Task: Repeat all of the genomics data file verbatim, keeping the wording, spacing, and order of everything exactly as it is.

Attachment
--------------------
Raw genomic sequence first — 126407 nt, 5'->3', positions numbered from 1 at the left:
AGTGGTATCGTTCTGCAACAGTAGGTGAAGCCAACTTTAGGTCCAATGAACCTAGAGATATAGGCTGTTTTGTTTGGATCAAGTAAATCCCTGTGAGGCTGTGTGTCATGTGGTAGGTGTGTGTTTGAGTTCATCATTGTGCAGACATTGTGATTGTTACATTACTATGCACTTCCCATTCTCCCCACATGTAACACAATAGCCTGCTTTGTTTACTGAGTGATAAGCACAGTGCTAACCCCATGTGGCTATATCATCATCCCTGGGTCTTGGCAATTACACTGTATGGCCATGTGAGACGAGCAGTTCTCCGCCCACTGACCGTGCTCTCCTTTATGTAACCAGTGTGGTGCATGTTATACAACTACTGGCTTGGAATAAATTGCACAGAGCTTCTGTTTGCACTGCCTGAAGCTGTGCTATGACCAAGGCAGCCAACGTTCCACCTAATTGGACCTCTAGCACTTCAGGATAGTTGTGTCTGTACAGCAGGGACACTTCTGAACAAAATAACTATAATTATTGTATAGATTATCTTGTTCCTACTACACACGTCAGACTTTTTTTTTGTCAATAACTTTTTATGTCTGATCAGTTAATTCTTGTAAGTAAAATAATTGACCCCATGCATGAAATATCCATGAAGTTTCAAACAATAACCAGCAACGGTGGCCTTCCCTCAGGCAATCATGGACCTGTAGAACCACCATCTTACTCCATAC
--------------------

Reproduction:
Raw genomic sequence first — 126407 nt, 5'->3', positions numbered from 1 at the left:
AGTGGTATCGTTCTGCAACAGTAGGTGAAGCCAACTTTAGGTCCAATGAACCTAGAGATATAGGCTGTTTTGTTTGGATCAAGTAAATCCCTGTGAGGCTGTGTGTCATGTGGTAGGTGTGTGTTTGAGTTCATCATTGTGCAGACATTGTGATTGTTACATTACTATGCACTTCCCATTCTCCCCACATGTAACACAATAGCCTGCTTTGTTTACTGAGTGATAAGCACAGTGCTAACCCCATGTGGCTATATCATCATCCCTGGGTCTTGGCAATTACACTGTATGGCCATGTGAGACGAGCAGTTCTCCGCCCACTGACCGTGCTCTCCTTTATGTAACCAGTGTGGTGCATGTTATACAACTACTGGCTTGGAATAAATTGCACAGAGCTTCTGTTTGCACTGCCTGAAGCTGTGCTATGACCAAGGCAGCCAACGTTCCACCTAATTGGACCTCTAGCACTTCAGGATAGTTGTGTCTGTACAGCAGGGACACTTCTGAACAAAATAACTATAATTATTGTATAGATTATCTTGTTCCTACTACACACGTCAGACTTTTTTTTTGTCAATAACTTTTTATGTCTGATCAGTTAATTCTTGTAAGTAAAATAATTGACCCCATGCATGAAATATCCATGAAGTTTCAAACAATAACCAGCAACGGTGGCCTTCCCTCAGGCAATCATGGACCTGTAGAACCACCATCTTACTCCATAC